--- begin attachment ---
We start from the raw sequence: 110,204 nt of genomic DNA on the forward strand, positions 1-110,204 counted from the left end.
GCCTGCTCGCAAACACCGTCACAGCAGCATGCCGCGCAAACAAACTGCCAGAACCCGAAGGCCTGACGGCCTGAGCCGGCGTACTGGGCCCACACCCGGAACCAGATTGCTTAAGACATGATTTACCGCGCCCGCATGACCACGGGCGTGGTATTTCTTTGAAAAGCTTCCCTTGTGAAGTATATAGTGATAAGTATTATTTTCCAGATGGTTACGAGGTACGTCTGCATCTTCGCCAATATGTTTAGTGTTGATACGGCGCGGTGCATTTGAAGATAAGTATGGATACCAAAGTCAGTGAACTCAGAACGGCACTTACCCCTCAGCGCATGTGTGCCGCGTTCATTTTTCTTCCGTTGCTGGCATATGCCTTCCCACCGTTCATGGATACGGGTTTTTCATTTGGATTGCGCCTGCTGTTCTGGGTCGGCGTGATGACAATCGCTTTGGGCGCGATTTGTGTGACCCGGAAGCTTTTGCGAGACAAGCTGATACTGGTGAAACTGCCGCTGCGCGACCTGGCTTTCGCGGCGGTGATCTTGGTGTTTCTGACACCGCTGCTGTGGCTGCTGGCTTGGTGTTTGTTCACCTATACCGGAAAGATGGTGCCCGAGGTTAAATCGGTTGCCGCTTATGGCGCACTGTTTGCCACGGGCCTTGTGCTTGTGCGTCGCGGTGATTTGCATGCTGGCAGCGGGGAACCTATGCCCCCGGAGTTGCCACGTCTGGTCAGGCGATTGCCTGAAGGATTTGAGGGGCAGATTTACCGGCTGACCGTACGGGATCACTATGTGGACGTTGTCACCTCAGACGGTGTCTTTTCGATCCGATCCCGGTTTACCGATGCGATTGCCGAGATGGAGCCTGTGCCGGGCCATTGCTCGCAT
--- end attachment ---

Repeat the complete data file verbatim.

We start from the raw sequence: 110,204 nt of genomic DNA on the forward strand, positions 1-110,204 counted from the left end.
GCCTGCTCGCAAACACCGTCACAGCAGCATGCCGCGCAAACAAACTGCCAGAACCCGAAGGCCTGACGGCCTGAGCCGGCGTACTGGGCCCACACCCGGAACCAGATTGCTTAAGACATGATTTACCGCGCCCGCATGACCACGGGCGTGGTATTTCTTTGAAAAGCTTCCCTTGTGAAGTATATAGTGATAAGTATTATTTTCCAGATGGTTACGAGGTACGTCTGCATCTTCGCCAATATGTTTAGTGTTGATACGGCGCGGTGCATTTGAAGATAAGTATGGATACCAAAGTCAGTGAACTCAGAACGGCACTTACCCCTCAGCGCATGTGTGCCGCGTTCATTTTTCTTCCGTTGCTGGCATATGCCTTCCCACCGTTCATGGATACGGGTTTTTCATTTGGATTGCGCCTGCTGTTCTGGGTCGGCGTGATGACAATCGCTTTGGGCGCGATTTGTGTGACCCGGAAGCTTTTGCGAGACAAGCTGATACTGGTGAAACTGCCGCTGCGCGACCTGGCTTTCGCGGCGGTGATCTTGGTGTTTCTGACACCGCTGCTGTGGCTGCTGGCTTGGTGTTTGTTCACCTATACCGGAAAGATGGTGCCCGAGGTTAAATCGGTTGCCGCTTATGGCGCACTGTTTGCCACGGGCCTTGTGCTTGTGCGTCGCGGTGATTTGCATGCTGGCAGCGGGGAACCTATGCCCCCGGAGTTGCCACGTCTGGTCAGGCGATTGCCTGAAGGATTTGAGGGGCAGATTTACCGGCTGACCGTACGGGATCACTATGTGGACGTTGTCACCTCAGACGGTGTCTTTTCGATCCGATCCCGGTTTACCGATGCGATTGCCGAGATGGAGCCTGTGCCGGGCCATTGCTCGCAT